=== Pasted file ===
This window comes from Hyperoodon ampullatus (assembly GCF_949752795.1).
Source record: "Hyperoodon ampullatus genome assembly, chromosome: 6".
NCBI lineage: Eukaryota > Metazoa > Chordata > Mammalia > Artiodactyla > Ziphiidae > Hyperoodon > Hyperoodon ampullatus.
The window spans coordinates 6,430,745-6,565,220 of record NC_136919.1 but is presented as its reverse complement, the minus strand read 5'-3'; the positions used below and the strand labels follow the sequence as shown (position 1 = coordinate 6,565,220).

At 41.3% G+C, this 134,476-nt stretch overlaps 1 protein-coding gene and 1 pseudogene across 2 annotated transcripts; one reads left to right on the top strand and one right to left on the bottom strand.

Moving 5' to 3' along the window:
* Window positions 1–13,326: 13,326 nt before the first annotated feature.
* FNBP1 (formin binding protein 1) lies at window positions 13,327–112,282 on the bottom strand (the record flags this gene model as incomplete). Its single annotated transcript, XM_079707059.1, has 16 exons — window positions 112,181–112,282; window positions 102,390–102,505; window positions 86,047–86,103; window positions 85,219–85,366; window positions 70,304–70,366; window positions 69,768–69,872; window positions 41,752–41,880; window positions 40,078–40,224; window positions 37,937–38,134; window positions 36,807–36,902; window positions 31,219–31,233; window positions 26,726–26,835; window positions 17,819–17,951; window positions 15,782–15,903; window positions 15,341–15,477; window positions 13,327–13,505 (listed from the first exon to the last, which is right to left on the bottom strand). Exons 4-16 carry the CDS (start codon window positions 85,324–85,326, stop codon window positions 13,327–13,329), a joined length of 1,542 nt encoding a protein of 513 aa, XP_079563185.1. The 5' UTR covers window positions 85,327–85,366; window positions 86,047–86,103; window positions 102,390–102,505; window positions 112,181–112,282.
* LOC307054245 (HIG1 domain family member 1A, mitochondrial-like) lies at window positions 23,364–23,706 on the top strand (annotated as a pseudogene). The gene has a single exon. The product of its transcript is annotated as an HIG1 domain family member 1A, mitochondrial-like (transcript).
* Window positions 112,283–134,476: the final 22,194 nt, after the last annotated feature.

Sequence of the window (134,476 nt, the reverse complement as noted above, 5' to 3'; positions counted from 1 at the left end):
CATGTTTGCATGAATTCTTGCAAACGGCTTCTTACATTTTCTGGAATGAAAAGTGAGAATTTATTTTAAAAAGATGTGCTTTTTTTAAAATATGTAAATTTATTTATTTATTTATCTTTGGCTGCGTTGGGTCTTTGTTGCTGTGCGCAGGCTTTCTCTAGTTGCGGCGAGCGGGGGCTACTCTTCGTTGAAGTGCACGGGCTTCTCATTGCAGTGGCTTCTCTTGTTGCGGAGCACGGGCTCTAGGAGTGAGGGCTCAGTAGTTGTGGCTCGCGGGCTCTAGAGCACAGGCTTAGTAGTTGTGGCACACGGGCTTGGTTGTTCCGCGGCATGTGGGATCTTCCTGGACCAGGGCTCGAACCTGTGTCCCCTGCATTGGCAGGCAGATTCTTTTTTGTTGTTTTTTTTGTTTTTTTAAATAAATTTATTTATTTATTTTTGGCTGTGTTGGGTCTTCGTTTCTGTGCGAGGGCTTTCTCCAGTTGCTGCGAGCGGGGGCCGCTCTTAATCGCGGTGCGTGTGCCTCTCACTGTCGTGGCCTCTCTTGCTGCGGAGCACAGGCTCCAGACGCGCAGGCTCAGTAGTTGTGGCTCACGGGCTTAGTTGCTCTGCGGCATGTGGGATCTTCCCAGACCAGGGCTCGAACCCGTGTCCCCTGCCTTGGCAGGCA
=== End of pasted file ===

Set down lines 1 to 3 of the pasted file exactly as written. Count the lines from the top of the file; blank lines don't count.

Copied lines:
This window comes from Hyperoodon ampullatus (assembly GCF_949752795.1).
Source record: "Hyperoodon ampullatus genome assembly, chromosome: 6".
NCBI lineage: Eukaryota > Metazoa > Chordata > Mammalia > Artiodactyla > Ziphiidae > Hyperoodon > Hyperoodon ampullatus.